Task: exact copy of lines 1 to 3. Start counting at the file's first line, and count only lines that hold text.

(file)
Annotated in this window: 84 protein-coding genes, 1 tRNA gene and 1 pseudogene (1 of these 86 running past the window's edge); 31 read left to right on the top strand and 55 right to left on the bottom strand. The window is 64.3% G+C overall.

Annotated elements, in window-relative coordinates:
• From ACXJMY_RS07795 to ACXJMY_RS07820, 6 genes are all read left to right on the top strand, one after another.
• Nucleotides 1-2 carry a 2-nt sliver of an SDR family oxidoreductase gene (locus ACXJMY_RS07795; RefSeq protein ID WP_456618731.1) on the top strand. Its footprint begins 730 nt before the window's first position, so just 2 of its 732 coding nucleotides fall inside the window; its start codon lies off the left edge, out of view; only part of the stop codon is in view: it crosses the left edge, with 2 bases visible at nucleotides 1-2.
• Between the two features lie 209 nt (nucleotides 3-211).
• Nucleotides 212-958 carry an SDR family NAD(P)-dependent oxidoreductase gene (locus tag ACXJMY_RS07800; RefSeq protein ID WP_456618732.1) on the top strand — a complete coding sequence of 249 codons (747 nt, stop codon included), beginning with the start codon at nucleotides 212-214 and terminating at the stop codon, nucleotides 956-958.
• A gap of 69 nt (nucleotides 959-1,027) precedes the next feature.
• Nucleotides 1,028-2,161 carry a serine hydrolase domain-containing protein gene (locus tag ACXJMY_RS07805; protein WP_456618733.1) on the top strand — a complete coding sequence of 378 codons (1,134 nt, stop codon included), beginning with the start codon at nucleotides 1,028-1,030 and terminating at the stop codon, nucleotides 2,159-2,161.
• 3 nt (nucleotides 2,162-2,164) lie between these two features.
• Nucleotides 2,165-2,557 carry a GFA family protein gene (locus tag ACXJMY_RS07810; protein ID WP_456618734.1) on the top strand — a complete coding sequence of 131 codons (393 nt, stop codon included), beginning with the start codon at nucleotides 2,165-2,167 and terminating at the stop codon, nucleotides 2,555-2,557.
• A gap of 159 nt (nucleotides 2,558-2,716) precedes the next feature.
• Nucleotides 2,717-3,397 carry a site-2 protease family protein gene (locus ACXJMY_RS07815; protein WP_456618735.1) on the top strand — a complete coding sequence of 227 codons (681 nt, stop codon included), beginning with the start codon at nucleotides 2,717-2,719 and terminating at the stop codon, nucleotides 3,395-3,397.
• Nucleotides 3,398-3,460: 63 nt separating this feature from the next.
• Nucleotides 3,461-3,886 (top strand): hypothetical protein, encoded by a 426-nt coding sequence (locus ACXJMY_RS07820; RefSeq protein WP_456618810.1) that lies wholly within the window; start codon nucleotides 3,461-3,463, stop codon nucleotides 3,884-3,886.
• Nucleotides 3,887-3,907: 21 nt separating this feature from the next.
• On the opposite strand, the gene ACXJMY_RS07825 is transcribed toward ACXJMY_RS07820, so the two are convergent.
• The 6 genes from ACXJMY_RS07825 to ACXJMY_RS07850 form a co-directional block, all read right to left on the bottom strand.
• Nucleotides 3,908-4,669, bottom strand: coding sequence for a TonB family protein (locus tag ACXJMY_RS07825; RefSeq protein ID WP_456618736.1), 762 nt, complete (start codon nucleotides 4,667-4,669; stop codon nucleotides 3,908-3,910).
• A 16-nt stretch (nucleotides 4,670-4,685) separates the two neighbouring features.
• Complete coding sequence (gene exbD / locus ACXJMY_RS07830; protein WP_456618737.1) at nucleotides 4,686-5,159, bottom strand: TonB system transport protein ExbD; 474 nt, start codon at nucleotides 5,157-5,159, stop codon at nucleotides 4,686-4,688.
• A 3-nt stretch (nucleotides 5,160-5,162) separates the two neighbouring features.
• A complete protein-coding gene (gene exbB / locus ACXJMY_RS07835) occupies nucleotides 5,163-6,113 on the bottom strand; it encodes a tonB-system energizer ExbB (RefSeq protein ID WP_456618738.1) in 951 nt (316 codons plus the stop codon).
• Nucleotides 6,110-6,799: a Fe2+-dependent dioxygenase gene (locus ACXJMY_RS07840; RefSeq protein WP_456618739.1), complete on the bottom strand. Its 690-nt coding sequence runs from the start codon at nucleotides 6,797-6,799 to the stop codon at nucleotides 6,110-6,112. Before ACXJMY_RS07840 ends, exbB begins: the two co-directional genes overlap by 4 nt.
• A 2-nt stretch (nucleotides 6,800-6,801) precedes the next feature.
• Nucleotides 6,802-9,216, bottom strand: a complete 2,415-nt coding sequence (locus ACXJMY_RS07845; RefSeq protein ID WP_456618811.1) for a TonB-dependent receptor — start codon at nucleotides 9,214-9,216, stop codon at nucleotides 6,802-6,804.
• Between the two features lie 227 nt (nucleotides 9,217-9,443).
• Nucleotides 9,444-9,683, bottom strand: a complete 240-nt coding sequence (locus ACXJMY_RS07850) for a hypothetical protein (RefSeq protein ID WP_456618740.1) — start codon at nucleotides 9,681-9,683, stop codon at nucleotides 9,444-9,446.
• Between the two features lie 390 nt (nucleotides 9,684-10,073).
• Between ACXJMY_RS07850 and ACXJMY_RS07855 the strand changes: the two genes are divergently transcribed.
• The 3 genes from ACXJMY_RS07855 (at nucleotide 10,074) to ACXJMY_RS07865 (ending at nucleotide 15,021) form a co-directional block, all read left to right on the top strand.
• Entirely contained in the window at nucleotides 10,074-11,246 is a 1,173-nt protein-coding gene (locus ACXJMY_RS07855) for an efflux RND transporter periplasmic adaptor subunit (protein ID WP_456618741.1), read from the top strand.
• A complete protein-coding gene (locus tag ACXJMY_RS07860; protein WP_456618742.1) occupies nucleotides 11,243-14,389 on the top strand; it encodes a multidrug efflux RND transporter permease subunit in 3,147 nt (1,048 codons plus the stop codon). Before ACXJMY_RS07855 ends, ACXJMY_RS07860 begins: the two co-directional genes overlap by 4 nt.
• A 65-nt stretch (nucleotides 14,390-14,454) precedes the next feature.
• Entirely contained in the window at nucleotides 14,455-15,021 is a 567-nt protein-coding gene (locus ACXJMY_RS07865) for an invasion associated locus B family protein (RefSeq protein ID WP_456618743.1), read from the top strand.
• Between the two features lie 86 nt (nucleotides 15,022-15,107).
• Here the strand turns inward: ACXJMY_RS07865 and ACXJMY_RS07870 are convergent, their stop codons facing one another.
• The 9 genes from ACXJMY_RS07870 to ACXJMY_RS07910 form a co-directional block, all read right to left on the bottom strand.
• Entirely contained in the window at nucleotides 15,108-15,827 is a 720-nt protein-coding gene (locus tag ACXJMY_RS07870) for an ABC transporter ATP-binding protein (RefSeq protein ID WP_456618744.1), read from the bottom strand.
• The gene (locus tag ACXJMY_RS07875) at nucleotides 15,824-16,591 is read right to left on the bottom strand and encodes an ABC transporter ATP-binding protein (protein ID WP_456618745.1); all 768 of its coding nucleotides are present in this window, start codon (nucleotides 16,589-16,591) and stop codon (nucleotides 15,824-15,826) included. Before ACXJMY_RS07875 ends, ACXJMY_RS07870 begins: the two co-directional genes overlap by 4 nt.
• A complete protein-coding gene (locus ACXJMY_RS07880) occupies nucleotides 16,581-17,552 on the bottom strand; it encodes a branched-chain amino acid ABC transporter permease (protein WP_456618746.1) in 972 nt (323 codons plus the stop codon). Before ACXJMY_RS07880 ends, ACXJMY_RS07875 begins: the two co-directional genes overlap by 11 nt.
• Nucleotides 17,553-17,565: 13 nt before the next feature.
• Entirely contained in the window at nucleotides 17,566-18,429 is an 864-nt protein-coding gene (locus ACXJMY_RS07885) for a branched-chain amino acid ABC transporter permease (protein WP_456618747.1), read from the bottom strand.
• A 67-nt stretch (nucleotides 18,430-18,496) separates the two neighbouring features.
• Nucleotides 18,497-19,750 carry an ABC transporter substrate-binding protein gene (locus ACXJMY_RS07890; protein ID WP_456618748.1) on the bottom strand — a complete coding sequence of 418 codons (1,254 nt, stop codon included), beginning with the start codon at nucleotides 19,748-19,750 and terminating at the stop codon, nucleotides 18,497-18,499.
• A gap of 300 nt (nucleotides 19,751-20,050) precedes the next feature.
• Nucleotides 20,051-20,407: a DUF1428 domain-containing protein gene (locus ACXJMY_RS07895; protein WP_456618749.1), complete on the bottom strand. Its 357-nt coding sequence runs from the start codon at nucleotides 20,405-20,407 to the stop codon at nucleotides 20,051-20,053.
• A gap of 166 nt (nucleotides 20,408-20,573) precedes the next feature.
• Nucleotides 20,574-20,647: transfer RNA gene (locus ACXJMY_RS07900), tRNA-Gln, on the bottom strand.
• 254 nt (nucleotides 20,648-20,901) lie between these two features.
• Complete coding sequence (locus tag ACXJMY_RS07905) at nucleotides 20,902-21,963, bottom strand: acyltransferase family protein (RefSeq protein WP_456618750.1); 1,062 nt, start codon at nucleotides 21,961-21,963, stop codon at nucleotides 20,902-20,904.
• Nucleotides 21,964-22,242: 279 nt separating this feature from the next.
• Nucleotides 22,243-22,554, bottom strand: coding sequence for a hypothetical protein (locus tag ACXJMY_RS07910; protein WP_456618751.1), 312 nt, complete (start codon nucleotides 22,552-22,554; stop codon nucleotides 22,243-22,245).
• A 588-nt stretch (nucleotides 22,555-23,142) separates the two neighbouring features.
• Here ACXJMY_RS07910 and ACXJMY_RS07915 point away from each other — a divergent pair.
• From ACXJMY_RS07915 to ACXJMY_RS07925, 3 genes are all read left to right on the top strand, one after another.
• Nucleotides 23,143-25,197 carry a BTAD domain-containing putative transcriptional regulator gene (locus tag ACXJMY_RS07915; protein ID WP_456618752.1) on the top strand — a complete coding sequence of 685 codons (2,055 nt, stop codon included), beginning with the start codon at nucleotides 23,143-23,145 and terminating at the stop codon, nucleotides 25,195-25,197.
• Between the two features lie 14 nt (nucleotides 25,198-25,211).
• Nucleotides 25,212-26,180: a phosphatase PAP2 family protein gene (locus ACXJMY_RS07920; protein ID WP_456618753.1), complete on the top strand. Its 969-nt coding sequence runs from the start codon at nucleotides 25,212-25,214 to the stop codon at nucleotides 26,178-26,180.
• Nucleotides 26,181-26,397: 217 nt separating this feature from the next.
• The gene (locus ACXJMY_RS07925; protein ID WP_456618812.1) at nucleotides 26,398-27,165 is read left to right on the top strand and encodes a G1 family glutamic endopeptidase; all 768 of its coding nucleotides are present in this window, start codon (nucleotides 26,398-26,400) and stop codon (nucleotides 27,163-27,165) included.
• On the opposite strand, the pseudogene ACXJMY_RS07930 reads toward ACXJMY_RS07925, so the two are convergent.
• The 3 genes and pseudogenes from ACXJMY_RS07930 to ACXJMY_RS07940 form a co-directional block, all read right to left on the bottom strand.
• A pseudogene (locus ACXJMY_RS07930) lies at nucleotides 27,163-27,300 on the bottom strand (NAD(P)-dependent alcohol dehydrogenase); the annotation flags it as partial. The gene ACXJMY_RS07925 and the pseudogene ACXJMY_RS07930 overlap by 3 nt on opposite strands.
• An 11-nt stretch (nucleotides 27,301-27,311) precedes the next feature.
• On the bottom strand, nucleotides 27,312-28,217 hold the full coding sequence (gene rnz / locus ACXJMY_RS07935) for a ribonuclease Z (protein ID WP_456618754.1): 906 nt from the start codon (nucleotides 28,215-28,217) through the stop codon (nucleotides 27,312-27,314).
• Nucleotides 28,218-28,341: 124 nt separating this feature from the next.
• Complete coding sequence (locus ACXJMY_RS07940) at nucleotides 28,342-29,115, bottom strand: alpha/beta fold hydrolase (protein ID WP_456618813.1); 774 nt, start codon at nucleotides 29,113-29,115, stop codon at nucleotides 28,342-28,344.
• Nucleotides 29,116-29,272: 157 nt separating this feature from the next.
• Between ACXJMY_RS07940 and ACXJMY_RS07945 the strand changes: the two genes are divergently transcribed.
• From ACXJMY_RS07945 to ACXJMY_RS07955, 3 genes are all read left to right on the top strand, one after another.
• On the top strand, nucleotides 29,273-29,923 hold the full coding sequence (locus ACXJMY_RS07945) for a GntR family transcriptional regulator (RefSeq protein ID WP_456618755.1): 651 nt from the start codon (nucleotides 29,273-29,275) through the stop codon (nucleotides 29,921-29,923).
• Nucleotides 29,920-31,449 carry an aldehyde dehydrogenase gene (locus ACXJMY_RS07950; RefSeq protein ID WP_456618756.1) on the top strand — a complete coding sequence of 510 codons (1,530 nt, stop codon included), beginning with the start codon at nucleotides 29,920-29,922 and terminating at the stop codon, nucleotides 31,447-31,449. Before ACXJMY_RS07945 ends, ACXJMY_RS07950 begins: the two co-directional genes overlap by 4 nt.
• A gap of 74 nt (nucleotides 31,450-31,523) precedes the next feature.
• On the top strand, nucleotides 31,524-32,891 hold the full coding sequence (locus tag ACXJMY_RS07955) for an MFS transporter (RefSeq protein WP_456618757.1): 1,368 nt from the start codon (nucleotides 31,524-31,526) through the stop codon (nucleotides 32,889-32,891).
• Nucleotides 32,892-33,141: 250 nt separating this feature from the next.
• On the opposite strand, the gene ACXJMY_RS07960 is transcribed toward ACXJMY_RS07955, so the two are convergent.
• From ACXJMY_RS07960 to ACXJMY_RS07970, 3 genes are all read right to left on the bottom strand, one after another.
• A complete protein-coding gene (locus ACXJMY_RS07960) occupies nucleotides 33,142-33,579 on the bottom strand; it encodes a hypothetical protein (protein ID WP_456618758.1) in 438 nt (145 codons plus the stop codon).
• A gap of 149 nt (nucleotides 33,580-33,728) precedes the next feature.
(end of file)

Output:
Annotated in this window: 84 protein-coding genes, 1 tRNA gene and 1 pseudogene (1 of these 86 running past the window's edge); 31 read left to right on the top strand and 55 right to left on the bottom strand. The window is 64.3% G+C overall.

Annotated elements, in window-relative coordinates:
• From ACXJMY_RS07795 to ACXJMY_RS07820, 6 genes are all read left to right on the top strand, one after another.